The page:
If there’s a West coast rapper with the fiery flow and intelligence of Nas and Akrobatik combined, it would have to be Fresno, California’s own Jason Green. Better known as Planet Asia, this verbal pugilist has been putting it down ever since his self-titled debut EP appeared on store shelves in 1999. Since then his orbit has kept him among the underground West coast elite, and mutual gravitational forces pulled him and fellow CA native Rasco into releasing “How the West Was One” under the name Cali Agents. Throughout the years Asia has remained fiercely indie, even though it was rumored (and even reported on AllMusic.com) that he had inked a deal with Interscope Records.

2004’s “The Grand Opening” emphatically proves that concept wrong. The album appears on Avatar Records, whose closest strike to mainstream so far was a soundtrack to the “Oz” television show. Generally speaking though, Avatar treads a road paved with singles from Mos Def, Official Pham and Black Moon. While it’s dangerous to pin any one definition on a label, Avatar seems equally as committed to underground indie hip-hop as Asia himself does, which makes their working together a natural match. His rap flow is eeriely reminiscent of the Wu-Tang Clan’s GZA, particularly in his earlier “Genius” days before the Clan blew up. If the resemblence in vocal tone and slight slur to his speech wasn’t already uncanny, hearing him duet with Ghostface Killah on this album’s “Real Niggaz” track may just push Clan fans over the edge. It may be an East meets West meeting, but Asia sounds almost TOO natural with Ghost:

“Yo, powerful rap robotic style off chronic to cosmic
Follow this flow from out the projects
My shine timeless, clique +Criminal Minded+
My time spent, knockin out daily assignments
The capacity of my writtens make y’all niggaz look mindless
In Mortal Kombat, I leave a challenger spineless
This five-five-nine shit, three strike off
Dirty cop killer music that the streets can absorb
Old souls run deep in my pores, your desperation
predate the Earth, formin the path of civilizations
Nappy academy, maunfactures the new slang
My singles be the jingle like, pockets of loose change”

Asia stays fluid on Supa Dave West’s intense track, matching horny horns with a sultry blaxploitation funk, and Ghost fits into the mix like a glove. Banging beats can be found throughout the album. On the aptly titled “Pure Coke” featuring Martin Luther, Orthodox and Limitless make shit hot. You can hear Asia blazing up an Evidence beat on “Right or Wrong,” peep him getting his “Paper Up” with Kutmasta Kurt, feel yourself get “Hypnotized” to an Ohno production or feel the Cali Agents renunion on the Architect laced track simply titled “The Greatest.” Rare is the underground album where too many cooks made the soup better, but in this case Asia seems to have chosen each beat personally and put his stamp on it with verbal puglistic attacks worth of Muhammad Ali. Even when things slow down a little on songs like “Upside Down” feature Goapele and produced by Vitamin D, Asia’s lyrics keep you nodding your head in approval and engaging your mind at the same time:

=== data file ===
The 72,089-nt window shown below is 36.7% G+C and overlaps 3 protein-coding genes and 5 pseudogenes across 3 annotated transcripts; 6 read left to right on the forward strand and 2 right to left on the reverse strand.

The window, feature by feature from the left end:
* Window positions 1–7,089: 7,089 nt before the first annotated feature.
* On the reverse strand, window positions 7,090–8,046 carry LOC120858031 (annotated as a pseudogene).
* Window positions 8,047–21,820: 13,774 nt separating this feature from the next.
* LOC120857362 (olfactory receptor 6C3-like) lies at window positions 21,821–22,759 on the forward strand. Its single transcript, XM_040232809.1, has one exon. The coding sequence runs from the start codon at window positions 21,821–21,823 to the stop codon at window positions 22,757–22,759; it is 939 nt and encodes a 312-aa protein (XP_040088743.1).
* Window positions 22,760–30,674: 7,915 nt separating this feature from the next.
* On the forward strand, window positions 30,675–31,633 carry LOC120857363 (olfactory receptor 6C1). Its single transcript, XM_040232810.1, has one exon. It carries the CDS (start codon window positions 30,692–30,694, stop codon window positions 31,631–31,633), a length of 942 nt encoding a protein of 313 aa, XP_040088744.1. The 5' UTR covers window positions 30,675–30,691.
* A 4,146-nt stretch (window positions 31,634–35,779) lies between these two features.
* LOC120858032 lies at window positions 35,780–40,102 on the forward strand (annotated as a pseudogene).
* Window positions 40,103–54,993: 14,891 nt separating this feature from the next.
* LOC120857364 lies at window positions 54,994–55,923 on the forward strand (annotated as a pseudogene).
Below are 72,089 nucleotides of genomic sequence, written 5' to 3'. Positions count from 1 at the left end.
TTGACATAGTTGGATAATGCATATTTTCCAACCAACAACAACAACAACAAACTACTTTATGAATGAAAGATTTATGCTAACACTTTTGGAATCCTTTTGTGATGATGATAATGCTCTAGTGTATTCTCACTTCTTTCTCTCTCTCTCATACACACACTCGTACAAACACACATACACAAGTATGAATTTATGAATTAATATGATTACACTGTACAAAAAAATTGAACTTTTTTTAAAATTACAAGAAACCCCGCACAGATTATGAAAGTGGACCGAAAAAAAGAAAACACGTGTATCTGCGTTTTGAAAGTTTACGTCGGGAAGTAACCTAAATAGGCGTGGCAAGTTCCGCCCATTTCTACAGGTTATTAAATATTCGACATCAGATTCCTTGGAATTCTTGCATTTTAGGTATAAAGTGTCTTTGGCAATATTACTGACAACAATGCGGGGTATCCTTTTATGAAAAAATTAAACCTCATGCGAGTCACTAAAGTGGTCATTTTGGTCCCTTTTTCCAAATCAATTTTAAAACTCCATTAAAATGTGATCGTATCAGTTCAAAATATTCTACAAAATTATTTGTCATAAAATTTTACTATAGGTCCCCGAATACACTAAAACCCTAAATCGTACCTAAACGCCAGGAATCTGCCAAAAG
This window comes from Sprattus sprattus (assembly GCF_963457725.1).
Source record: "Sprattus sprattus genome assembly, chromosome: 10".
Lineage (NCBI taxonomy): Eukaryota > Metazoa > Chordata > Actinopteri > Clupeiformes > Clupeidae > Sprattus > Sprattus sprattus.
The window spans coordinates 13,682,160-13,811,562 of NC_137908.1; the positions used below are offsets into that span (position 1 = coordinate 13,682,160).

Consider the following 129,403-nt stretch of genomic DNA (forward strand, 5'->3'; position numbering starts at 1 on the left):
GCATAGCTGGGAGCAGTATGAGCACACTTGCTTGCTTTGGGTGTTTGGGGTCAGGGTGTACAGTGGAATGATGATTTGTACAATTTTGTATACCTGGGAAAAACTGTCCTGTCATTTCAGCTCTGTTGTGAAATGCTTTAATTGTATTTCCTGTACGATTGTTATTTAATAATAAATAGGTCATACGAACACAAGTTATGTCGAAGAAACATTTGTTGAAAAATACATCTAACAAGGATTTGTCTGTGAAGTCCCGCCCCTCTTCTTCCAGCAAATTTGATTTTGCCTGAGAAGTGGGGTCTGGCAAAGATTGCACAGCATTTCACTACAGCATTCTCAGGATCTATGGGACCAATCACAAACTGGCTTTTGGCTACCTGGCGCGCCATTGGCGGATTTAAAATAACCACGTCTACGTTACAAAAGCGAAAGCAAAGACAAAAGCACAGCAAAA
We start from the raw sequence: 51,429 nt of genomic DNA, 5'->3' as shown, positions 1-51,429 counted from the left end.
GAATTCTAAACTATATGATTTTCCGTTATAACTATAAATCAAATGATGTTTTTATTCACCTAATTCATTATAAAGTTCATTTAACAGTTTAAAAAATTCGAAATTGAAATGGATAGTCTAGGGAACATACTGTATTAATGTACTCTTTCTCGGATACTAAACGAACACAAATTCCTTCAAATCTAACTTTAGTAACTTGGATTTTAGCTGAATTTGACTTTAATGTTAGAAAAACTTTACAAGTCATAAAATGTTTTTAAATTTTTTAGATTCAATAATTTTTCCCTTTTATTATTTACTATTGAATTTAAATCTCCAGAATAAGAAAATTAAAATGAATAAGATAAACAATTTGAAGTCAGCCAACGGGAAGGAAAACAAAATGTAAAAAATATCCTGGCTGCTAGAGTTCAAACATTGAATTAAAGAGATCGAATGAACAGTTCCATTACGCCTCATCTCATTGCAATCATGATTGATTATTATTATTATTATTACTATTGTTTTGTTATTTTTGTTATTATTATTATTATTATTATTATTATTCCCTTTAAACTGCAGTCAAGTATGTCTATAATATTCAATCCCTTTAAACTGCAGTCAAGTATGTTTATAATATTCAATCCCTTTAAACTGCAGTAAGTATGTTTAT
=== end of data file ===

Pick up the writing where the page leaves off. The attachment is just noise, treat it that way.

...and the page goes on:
“And many different pedigrees sent from out the heavens to the chosen
So the struggle is maintain some integrity
And until it’s over, I shall remain a soldier
Like Aztecs with aspects that they govern, it’s on
Wanna live, you gotta eat from the tree
And reach the degree, the medicine for my peoples is history lost
And in religion, the mystery cost
Unofficially off brothers who be frosted mentally
Black man recognize the science of life
It’s all you, right and exact, it’s actual fact”

If you get the impression reading this review that Asia’s music can be a headdy brew, you’d be dead right. That’s no reason to sleep on Asia though, cause he’s just as willing to write odes to “Summertime in the City” as he is to make odes to his personal truth on “As Long as I’m Alive” – produced by J. Thrill and Jake One respectively. Asia’s deep intellect does not prevent him from making simple points the reader can pick up on. “Summetime” proves it when he says, “Right now I’m feelin cocky, but if you want some truth/well here it is, it’s not one man that’s bulletproof.” Asia describes himself as “book smarts with a bunch of the corner” and it’s 100% accurate. He’s the remedy for hip-hop fans looking for something that can be profound without being didactic. Asia matches the progressive West coast underground scene to great beats and produces an album that requires MC’s on both coasts to step their game up, and even if he never hits the Billboard top 20 he’s done something far more important – create art that’s smart AND refreshing.

Planet Asia :: The Grand Opening
8.5Overall Score